September 12, 2009
Excavation reveals ancient synagogue
Excavation for a new 122-room hotel in Israel has uncovered the remains of what archaeologists say is one of the world's oldest synagogues.
The site is in Migdal near the Sea of Galilee, in Northern Israel, CNN reported.
Migdal is mentioned in ancient Jewish texts as having a role in the Great Revolt when Jews rebelled against Roman rule. It is also described in early Christian writings as the place where Mary Magdalene accompanied Jesus and the Apostles.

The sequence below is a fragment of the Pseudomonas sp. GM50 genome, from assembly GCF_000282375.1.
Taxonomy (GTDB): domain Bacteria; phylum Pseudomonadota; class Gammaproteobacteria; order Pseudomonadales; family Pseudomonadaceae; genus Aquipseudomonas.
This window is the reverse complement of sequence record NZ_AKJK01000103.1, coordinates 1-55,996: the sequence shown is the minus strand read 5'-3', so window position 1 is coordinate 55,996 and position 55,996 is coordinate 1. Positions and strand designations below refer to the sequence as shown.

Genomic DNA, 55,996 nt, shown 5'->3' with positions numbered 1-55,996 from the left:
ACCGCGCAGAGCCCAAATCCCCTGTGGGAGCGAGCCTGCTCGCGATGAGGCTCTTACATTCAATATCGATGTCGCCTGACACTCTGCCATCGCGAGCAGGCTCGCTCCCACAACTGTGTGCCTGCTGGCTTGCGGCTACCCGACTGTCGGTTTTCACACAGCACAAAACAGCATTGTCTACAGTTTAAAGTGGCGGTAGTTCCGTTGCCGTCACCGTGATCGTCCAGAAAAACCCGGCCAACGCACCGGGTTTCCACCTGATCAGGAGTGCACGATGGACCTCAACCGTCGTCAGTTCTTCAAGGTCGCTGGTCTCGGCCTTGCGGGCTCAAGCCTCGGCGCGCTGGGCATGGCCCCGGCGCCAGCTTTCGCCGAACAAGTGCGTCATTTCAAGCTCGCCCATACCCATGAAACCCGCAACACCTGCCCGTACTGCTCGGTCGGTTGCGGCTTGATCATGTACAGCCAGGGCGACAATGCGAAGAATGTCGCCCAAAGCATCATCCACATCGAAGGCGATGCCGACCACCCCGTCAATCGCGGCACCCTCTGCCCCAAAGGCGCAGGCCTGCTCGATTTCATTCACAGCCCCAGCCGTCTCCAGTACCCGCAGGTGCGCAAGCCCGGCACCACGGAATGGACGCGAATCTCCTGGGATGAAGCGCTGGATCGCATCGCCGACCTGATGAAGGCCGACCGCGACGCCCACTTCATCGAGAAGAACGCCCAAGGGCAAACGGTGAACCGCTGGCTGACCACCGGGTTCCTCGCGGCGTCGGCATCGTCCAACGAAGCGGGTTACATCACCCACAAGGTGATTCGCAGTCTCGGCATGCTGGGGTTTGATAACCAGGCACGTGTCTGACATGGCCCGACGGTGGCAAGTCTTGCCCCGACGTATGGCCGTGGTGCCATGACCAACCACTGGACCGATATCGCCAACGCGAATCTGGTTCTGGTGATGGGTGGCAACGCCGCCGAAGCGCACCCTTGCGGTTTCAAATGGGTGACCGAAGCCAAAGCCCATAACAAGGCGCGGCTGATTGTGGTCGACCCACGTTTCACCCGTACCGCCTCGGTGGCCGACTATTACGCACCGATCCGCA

The synagogue dates to between 50 and 100 B.C., experts say.
A stone featuring a seven-branched menorah is the first of its kind discovered in an early Roman dig, said excavation director Dina Avshalom-Gorni of the Israeli Antiquities Authority. Avshalom-Gorni said she thinks the engraved menorah was done by someone who visited the main synagogue in Jerusalem, known as the Second Temple, where the actual menorah was believed to have been kept.